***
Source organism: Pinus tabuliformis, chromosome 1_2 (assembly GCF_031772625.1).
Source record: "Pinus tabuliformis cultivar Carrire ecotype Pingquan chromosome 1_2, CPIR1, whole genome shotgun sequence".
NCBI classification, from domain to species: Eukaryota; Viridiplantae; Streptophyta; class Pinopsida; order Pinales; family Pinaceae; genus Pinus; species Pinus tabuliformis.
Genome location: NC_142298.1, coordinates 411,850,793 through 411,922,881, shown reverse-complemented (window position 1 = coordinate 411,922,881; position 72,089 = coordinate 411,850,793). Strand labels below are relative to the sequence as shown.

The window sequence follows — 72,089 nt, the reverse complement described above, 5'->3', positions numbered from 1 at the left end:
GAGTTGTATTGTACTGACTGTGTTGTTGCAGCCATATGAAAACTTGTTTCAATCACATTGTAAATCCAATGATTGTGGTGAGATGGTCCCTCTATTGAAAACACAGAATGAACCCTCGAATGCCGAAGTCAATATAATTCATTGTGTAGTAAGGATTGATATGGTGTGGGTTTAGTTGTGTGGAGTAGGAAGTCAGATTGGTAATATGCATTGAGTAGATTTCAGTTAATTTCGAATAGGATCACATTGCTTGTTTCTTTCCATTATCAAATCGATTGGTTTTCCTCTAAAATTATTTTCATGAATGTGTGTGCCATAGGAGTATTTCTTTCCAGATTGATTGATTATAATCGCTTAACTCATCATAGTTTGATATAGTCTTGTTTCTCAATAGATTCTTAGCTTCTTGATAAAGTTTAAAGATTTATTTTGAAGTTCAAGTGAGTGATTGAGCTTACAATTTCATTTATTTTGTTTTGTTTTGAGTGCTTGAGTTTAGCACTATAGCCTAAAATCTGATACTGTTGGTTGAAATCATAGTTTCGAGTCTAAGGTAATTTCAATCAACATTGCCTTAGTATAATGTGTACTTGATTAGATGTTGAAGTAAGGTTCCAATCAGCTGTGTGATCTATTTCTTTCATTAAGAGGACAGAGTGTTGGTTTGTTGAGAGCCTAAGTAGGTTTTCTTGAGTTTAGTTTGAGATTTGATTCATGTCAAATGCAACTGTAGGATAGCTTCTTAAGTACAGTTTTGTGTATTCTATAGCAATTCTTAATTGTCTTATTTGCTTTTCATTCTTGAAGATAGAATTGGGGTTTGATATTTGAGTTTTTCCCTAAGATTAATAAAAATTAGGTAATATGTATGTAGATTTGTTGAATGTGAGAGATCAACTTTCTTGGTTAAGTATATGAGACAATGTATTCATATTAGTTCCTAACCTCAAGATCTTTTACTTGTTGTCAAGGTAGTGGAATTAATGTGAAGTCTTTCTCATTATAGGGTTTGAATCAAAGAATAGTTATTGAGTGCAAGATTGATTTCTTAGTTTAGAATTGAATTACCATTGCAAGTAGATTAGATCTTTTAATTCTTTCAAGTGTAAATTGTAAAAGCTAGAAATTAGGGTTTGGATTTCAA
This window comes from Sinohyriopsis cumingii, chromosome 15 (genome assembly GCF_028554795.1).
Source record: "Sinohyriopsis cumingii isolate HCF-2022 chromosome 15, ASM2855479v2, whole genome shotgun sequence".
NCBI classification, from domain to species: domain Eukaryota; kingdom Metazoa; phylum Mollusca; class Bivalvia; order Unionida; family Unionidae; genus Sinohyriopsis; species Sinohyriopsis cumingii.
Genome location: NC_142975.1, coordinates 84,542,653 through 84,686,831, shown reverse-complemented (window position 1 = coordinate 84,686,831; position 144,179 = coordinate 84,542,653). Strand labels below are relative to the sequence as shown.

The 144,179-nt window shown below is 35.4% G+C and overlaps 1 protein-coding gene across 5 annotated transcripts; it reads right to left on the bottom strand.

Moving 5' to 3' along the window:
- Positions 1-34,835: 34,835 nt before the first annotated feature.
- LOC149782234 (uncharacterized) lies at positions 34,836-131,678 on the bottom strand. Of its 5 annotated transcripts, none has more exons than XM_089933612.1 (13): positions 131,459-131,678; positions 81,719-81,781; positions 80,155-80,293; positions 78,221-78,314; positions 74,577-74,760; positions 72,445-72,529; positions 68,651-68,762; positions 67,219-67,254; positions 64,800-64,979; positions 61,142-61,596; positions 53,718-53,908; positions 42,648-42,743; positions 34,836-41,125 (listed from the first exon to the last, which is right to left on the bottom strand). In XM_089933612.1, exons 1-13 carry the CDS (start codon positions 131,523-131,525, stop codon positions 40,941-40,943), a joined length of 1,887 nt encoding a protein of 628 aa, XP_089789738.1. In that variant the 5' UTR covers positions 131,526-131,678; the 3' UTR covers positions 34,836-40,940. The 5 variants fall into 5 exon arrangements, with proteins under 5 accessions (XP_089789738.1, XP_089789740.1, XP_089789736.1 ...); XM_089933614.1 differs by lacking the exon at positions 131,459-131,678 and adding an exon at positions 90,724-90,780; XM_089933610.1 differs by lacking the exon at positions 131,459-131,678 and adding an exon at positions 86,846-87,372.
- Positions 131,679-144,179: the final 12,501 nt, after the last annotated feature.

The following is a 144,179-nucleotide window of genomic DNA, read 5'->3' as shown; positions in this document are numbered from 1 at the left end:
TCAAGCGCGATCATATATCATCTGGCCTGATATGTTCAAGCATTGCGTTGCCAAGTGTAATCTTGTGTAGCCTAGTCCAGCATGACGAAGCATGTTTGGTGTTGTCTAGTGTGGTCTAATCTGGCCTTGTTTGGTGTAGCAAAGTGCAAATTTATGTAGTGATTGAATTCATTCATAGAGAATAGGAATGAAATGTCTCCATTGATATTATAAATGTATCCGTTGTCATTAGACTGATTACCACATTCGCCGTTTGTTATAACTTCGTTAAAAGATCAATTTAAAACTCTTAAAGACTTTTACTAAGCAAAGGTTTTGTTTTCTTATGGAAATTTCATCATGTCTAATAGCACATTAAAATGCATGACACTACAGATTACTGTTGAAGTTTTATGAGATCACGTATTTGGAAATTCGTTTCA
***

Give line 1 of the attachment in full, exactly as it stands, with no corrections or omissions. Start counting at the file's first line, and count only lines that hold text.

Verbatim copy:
Source organism: Pinus tabuliformis, chromosome 1_2 (assembly GCF_031772625.1).